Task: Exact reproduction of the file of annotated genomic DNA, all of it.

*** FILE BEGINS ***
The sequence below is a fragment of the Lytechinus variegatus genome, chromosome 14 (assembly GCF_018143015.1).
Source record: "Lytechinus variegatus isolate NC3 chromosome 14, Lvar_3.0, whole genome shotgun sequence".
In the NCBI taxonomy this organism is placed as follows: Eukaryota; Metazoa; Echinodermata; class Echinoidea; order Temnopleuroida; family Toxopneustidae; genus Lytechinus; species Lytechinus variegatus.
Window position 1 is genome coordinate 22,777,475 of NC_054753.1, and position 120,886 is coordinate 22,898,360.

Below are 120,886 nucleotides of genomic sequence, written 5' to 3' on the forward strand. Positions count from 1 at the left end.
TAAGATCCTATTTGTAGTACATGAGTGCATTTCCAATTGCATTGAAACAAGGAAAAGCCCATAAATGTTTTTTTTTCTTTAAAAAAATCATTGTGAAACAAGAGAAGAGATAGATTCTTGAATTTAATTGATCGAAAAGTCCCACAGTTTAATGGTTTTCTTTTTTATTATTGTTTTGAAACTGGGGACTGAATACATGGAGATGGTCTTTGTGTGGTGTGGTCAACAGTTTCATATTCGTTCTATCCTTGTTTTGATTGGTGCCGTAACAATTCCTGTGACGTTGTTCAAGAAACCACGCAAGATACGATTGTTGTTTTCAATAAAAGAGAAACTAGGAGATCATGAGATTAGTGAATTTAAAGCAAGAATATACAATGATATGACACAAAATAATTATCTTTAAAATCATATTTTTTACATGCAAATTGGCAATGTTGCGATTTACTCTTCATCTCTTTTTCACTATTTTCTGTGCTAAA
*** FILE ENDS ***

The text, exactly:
The sequence below is a fragment of the Lytechinus variegatus genome, chromosome 14 (assembly GCF_018143015.1).
Source record: "Lytechinus variegatus isolate NC3 chromosome 14, Lvar_3.0, whole genome shotgun sequence".
In the NCBI taxonomy this organism is placed as follows: Eukaryota; Metazoa; Echinodermata; class Echinoidea; order Temnopleuroida; family Toxopneustidae; genus Lytechinus; species Lytechinus variegatus.
Window position 1 is genome coordinate 22,777,475 of NC_054753.1, and position 120,886 is coordinate 22,898,360.

Below are 120,886 nucleotides of genomic sequence, written 5' to 3' on the forward strand. Positions count from 1 at the left end.
TAAGATCCTATTTGTAGTACATGAGTGCATTTCCAATTGCATTGAAACAAGGAAAAGCCCATAAATGTTTTTTTTTCTTTAAAAAAATCATTGTGAAACAAGAGAAGAGATAGATTCTTGAATTTAATTGATCGAAAAGTCCCACAGTTTAATGGTTTTCTTTTTTATTATTGTTTTGAAACTGGGGACTGAATACATGGAGATGGTCTTTGTGTGGTGTGGTCAACAGTTTCATATTCGTTCTATCCTTGTTTTGATTGGTGCCGTAACAATTCCTGTGACGTTGTTCAAGAAACCACGCAAGATACGATTGTTGTTTTCAATAAAAGAGAAACTAGGAGATCATGAGATTAGTGAATTTAAAGCAAGAATATACAATGATATGACACAAAATAATTATCTTTAAAATCATATTTTTTACATGCAAATTGGCAATGTTGCGATTTACTCTTCATCTCTTTTTCACTATTTTCTGTGCTAAA